2. Such certainty leads us to speak confidently about one another. Many Christians in our culture have gone through severe disappointments with other Christians. As sad as this is, it has produced a knee-jerk negative outlook about other believers. It seems the first reaction is to expect the worst about those who we claim are our brothers and sisters in Christ. This must change, and since we’re considering this text together, we are in a good position to start the change.
Years ago I used to clean up when construction was completed on a new home. One thing was obvious; you can never clean up anyplace by simply talking about the mess. You have to act to clean up the mess. So then, we clean up our attitudes about other believers by having confidence that they will act like those who are in Christ. Paul had this in the Corinthians, he boasted about them to Titus, and guess what happened? They acted like followers of Christ!
B. Paul lists two pleasant outcomes.
1. His opinion about them proved to be correct. His dear friends had not embarrassed him.
2. He is able to commend them for demonstrating the truthfulness of his words. Everything he had told them was true. (Remember how some had questioned his integrity about his travel plans, 1:12-2:4?) And everything he said about them was also true. The apostle will pick up on this idea to urge them on regarding the gift in the next section.
III. The experience of testifying to the obedience of others (7:15)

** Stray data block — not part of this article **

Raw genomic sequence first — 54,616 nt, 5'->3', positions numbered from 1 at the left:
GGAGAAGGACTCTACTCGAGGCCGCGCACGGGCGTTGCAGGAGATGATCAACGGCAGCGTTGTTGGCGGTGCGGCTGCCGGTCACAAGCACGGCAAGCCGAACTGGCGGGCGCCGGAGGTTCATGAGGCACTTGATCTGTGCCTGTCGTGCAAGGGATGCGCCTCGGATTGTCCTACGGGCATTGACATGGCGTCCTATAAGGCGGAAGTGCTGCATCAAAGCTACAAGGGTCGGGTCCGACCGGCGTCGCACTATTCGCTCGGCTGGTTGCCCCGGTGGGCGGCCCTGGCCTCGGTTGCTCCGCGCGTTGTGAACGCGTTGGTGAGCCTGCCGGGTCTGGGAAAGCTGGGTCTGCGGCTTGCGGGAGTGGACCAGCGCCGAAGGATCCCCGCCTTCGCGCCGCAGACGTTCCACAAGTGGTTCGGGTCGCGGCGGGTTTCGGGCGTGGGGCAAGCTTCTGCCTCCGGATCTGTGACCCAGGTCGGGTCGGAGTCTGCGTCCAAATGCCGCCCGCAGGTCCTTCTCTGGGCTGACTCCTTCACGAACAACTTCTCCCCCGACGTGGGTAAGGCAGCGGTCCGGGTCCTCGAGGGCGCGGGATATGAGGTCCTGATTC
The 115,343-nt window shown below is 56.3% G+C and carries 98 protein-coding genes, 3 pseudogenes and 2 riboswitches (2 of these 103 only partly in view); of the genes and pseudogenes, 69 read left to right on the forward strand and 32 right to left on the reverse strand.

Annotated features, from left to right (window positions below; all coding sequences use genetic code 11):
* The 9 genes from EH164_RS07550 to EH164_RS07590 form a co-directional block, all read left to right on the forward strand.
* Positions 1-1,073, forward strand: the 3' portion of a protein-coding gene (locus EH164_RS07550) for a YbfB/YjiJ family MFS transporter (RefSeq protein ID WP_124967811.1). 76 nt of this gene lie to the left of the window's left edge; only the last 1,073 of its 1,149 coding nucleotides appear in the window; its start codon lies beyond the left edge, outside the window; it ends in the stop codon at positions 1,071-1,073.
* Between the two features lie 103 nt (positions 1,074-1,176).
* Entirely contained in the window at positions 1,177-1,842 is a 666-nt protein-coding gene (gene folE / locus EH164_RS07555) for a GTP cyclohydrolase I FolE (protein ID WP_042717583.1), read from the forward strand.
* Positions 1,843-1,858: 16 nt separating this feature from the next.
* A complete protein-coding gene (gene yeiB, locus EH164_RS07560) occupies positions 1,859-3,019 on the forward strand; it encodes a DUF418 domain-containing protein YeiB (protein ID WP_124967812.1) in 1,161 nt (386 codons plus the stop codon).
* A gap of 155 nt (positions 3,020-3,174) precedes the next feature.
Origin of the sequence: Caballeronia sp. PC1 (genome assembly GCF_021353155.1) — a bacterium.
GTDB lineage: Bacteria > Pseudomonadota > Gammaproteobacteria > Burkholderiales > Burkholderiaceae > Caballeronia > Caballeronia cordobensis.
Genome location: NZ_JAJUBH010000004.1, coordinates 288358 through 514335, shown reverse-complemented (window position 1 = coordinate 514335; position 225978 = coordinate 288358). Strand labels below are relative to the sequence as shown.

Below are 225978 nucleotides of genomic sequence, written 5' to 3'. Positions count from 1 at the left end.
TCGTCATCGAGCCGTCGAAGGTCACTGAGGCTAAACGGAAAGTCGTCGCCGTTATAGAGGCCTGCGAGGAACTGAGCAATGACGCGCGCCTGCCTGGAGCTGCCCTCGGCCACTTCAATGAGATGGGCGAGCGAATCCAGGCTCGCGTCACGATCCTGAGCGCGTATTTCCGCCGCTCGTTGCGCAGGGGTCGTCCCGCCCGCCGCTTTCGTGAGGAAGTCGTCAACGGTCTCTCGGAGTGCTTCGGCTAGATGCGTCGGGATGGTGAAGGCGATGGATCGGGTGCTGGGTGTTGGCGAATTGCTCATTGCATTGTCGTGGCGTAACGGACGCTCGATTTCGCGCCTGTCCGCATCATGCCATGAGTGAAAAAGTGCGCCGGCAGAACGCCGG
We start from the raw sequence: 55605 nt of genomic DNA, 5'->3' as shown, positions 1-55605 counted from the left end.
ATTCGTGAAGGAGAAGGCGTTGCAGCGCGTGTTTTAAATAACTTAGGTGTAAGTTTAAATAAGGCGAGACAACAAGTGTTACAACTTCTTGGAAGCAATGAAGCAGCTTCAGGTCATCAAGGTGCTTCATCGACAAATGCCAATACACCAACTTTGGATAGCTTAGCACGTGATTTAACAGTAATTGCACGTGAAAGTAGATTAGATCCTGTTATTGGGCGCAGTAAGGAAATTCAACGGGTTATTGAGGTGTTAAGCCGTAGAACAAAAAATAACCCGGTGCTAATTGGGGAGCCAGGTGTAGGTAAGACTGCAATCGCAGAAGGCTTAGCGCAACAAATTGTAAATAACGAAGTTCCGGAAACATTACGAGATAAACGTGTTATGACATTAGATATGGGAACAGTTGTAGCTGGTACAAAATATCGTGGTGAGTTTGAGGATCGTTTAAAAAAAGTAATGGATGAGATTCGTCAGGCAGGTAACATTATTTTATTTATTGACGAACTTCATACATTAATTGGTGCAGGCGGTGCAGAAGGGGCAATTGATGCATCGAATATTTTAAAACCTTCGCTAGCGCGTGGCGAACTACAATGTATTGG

A. Their positive reception of Titus made him love them more.
1. He had come to have strong, loving feelings about them.
2. This is traced back to their obedient actions. Talk about being a Christian is cheap, especially in our culture. But Titus could see that they were disciples, because not only had they been taught to obey everything the Lord commanded (Mt 28:20), but they were actually obedient according to the gospel.
B. The key was in the way they received him—“with fear and trembling”
1. We ought to read this expression in light of its background in the OTS. It “describes the human reaction to God’s power in protecting his people (Ex 15:16; Deut 2:25; 11:25; Is 19:16) or the appropriate human attitude before the divine majesty” (Harris).
2. Paul uses this expression in three other places (1 Cor 2:3; Eph 6:5; Ph 2:12). It speaks of proper reverence and awe in the presence of God, of the right attitude to have before the Lord in what he calls us to do. This is what Titus saw in the believing and obeying response of the Corinthians.
Point: We need to reference all our actions toward God. When we see other believers acting in reverence for the Lord, we ought to be ready to commend them.
IV. The experience of reaffirmation of confidence in others (7:16)
A. Their positive response to Titus provided a base for the next steps that they needed to take. He knows that he can have full confidence in them in the other matters in which they will need to obey the Lord.
1. The completion of the collection
2. Elimination of the influence of false teachers among them
3. Growth in matters of sexual holiness
B. He is happy to reaffirm his joy in them. I will gladly say this again: We must tell other believers with words our joy in them. We must join together in affirming our love for one another.
Pastor Dave Frampton
The faithful and spiritually profitable labors of Dave Frampton are featured here at CMC. As a Bible teacher he excels. Teachers and student alike will profit much from his labor in the God’s Word. Visit Newtown Square Baptist Church.